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New Club, but a Legend’s Familiar Face

06.13.12
Patti LuPone
The New York Times

By Stephen Holden

Patti LuPone Is First Headliner at the Cabaret 54 Below

Descending a staircase into 54 Below, the funky-elegant new cellar cabaret on the site of the legendary disco Studio 54, I had a fantasy of visiting a speakeasy where the password for entry was a furtively whispered “verboten.” Because the star was Broadway’s tempestuous dark empress, Patti LuPone, singing an international program titled “Far Away Places,” the prospect of a globe-trotting musical journey back in time — when “verboten” conjured forbidden pleasures in exotic locales — was all the more tantalizing.

Nowadays Ms. LuPone generates more raw excitement than any other performer on the Broadway and cabaret axis, with the possible exception of Liza Minnelli. At 63, she embodies decades of show business history. And her brilliant show, conceived and directed by her longtime collaborator, Scott Wittman, deserves many lives, perhaps even a Broadway run in an expanded edition. It certifies Ms. LuPone’s place in the lineage of quirky international chanteuses like Lotte Lenya, Marlene Dietrich and Edith Piaf, who, like Ms. LuPone, conquered show business with forceful, outsize personalities while playing by their own musical rules.

The performance I attended Friday was a preview, and because the gas had yet to be turned on, the kitchen wasn’t operating. (The show officially opened Wednesday night.)

The club has the intimacy of a large living room with unimpeded views and impeccable sound; there is not a bad seat. Its sultry after-hours ambience is enhanced by brocade-patterned wall panels planted with orange-shaded lanterns. And the atmosphere is warmer and sexier than in Manhattan’s other major supper clubs. The cabaret resembles a hybrid of the recently closed Oak Room at the Algonquin Hotel and Joe’s Pub, at the Public Theater, but with much better sight lines.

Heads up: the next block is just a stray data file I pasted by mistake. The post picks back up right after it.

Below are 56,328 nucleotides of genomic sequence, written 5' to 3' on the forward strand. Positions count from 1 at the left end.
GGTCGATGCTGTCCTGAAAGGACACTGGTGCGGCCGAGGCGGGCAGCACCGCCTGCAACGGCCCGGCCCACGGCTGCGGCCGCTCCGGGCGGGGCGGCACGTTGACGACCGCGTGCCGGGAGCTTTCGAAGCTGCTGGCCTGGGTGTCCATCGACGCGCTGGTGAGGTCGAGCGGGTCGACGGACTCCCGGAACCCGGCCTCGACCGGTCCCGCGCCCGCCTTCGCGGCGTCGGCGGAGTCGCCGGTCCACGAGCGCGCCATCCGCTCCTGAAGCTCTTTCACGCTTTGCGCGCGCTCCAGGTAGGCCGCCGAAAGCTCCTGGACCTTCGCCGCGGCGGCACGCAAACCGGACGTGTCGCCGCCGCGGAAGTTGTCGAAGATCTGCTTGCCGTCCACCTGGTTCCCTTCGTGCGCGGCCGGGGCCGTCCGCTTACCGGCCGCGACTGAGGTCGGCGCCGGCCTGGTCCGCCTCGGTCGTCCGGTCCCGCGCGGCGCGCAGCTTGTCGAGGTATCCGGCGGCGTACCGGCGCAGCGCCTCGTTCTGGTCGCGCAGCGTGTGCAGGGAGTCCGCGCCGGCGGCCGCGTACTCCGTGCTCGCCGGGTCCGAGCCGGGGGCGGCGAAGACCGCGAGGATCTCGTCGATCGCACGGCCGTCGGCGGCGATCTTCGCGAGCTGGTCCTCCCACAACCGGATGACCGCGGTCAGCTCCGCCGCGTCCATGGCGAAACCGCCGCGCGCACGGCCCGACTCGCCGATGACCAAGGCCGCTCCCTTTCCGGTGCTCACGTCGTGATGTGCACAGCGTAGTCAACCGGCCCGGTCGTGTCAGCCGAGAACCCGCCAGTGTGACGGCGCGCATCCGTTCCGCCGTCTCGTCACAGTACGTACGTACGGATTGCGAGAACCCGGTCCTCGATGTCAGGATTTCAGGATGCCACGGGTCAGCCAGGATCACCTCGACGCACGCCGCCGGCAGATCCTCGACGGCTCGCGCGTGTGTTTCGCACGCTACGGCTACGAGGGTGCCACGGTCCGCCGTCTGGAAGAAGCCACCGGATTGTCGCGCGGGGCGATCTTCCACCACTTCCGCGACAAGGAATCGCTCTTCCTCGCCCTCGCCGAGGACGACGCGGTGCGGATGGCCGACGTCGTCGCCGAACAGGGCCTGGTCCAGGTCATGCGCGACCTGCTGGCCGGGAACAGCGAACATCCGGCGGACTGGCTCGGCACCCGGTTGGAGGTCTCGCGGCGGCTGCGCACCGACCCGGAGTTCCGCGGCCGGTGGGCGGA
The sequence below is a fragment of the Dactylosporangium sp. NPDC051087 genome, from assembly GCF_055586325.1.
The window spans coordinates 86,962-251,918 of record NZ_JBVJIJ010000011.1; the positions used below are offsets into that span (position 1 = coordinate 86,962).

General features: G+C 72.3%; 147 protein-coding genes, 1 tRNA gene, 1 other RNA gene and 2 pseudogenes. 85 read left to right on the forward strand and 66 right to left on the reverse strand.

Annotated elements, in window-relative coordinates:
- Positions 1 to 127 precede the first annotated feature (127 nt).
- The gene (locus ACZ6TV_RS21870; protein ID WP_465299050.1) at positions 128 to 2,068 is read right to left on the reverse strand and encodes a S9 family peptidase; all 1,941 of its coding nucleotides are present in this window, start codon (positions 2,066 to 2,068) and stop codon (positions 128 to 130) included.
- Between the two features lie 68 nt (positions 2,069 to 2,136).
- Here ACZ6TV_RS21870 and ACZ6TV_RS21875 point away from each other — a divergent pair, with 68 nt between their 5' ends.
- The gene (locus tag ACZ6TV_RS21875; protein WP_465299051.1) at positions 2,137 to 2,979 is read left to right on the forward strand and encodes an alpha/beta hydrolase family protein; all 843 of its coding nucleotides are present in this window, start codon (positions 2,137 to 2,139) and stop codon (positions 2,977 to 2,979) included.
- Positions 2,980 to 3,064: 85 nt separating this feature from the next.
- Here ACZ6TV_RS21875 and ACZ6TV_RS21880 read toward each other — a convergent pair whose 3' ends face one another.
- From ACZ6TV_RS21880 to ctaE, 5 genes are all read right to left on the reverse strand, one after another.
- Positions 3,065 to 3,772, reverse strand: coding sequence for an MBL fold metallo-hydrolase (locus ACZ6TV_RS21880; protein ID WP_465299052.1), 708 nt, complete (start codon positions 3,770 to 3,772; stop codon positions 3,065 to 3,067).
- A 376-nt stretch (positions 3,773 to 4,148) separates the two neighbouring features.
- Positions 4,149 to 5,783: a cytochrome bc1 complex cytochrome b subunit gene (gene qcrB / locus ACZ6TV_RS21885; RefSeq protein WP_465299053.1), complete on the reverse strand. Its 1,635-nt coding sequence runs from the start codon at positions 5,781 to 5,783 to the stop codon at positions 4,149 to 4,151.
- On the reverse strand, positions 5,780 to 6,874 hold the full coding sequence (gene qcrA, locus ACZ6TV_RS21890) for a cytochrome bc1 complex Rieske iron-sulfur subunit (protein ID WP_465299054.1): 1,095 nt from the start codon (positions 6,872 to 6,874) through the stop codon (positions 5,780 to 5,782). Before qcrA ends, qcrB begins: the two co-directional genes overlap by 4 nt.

The theme of the show was announced in the opening number, “The Gypsy in My Soul,” followed by Willie Nelson’s “Night Life,” after which Ms. LuPone joked about her lifelong wanderlust and reminisced about the “fabulous” old days before Times Square was cleaned up.

Ms. LuPone was born to sing the louche songs of Brecht and Weill, and the arrangements for a limber quintet — led by the pianist Joseph Thalken and featuring an accordion, banjo, violin, and guitar — lent the music a pungent Weimar flavor. Especially evocative were Mr. Thalken’s lilting 1930s hotel orchestra-style jazz arrangements of “I Cover the Waterfront” and “Travelin’ Light,” which Ms. LuPone invested with a wistful, torchy sensuality.

The show’s dramatic high point was a feral, scary interpretation of “Pirate Jenny,” the murderous revenge fantasy from “The Threepenny Opera,” delivered with a sneering glare that could turn you to stone. No one, save perhaps Maria Callas, has expressed more fury through a curled lip and an evil eye than Ms. LuPone, who can deploy the same features as easily for farce.

During the show the raging diva was balanced by the commedia dell’arte clown with “Sicilian blood,” as she joked, in an uproarious monologue about making a film in southern Italy. She even rapped, in Cole Porter’s “Come to the Supermarket (In Old Peking).” Her volatile inner clown found its ultimate outlet in “By the Sea” from “Sweeney Todd,” in which she reinvented the character of Mrs. Lovett as pure id: a demented overgrown baby, babbling obsequiously.

The dictum that less is more doesn’t apply to Ms. LuPone. She makes more of more, and in today’s age of excess in all areas of show business, that’s hard to do.

Because 54 Below, unlike Manhattan’s other supper clubs, is a stand-alone operation, its long-term future depends on building a loyal patronage. At least it knows exactly what it wants to be: “Broadway’s nightclub,” its advertising calls it. After Ms. LuPone’s run ends Saturday extended engagements are booked for Andrea Martin, Brian d’Arcy James, Ben Vereen and Jenifer Lewis, with many other performers appearing for one or two nights. Ideally 54 Below will establish itself as an intimate must-attend clubhouse for New York’s closely knit musical-theater community and its supporters. I know I’ll be there.